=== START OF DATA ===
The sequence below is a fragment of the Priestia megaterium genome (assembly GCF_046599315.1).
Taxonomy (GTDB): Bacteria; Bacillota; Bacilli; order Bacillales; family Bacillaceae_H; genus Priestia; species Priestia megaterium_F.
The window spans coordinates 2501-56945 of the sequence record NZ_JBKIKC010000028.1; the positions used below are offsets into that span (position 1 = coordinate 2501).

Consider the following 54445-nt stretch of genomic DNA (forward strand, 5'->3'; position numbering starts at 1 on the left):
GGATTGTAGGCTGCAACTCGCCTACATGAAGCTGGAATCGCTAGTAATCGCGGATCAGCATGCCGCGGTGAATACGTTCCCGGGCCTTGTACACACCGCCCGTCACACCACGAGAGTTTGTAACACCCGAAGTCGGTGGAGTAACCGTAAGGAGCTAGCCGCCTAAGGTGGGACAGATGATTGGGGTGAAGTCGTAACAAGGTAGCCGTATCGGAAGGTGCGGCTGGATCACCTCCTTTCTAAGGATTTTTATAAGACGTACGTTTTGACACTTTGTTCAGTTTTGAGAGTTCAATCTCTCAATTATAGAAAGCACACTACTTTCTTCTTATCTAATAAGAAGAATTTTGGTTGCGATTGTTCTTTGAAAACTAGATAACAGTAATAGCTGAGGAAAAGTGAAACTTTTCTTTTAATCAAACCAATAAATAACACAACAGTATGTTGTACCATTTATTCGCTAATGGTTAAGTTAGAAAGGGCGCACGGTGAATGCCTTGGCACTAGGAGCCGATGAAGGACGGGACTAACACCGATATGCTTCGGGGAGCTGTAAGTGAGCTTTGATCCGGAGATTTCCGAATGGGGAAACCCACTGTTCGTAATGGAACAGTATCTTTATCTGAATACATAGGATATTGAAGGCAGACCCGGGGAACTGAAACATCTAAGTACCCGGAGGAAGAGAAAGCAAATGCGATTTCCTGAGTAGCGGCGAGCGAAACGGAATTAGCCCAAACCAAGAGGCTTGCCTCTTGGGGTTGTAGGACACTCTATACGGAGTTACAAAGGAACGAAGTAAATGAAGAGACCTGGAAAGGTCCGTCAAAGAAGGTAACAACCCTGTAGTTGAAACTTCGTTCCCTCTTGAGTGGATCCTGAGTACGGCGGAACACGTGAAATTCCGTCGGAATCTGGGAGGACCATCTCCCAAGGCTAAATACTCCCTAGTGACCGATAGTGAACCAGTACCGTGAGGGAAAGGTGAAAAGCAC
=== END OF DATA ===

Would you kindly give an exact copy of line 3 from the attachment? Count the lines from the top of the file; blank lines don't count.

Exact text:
The window spans coordinates 2501-56945 of the sequence record NZ_JBKIKC010000028.1; the positions used below are offsets into that span (position 1 = coordinate 2501).